The Bottom Line

Commercial real estate properties require a large amount of capital to purchase and maintain. This used to limit the asset class to high-net-worth individuals and large institutional investors. But REITS provide a way for smaller individual investors to add real estate holdings to their overall investment portfolio without purchasing, maintaining or managing real property.

REITs must adhere to specific IRS regulations and business practices that protect investors from being taken advantage of. Like many investing options that are traded on the major exchanges, commercial REITs offer the benefits of liquidity, dividends, diversification and low minimum investment. To determine if commercial REIT investing is right for you consider your overall investment strategy and your specific portfolio of investments.

Further reading:

Ruth Lyons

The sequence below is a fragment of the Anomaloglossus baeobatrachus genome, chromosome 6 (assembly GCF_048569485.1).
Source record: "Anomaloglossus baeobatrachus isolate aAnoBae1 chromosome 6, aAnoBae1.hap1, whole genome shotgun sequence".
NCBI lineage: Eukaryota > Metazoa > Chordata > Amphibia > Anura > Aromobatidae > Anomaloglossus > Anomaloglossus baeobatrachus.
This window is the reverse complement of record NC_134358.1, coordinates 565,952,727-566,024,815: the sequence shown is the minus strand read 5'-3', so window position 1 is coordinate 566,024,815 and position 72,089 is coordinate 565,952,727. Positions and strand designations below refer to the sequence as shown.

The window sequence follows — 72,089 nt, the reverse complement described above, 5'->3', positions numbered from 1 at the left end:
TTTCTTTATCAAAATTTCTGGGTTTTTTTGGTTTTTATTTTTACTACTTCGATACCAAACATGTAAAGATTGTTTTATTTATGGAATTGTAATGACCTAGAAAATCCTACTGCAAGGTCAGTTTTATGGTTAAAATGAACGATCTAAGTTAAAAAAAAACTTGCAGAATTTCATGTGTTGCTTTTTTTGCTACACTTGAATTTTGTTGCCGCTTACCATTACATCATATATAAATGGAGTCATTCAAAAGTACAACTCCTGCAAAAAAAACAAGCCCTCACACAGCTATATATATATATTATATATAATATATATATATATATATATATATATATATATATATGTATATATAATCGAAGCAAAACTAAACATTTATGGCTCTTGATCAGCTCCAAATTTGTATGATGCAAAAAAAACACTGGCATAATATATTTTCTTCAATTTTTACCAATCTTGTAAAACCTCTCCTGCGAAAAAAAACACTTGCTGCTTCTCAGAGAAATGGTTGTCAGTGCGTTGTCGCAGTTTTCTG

Trading three decades of financial publishing experience in the corporate world for a life of personal and financial freedom as a freelancer in 2012, Ruth is passionate about helping others take control of their personal finances and to become aware and educated on their options as self-reliant individuals. Disenfranchised with the high cost and lackluster performance of her IRA, college savings and other retirement accounts handled by a full-service broker, Ruth moved her retirement money to a self-directed IRA in 2015. Ruth holds an MS in Finance from Johns Hopkins Carey School of Business (1991) and a Business Management degree from University of Maryland (1984). You can follow Ruth on: Twitter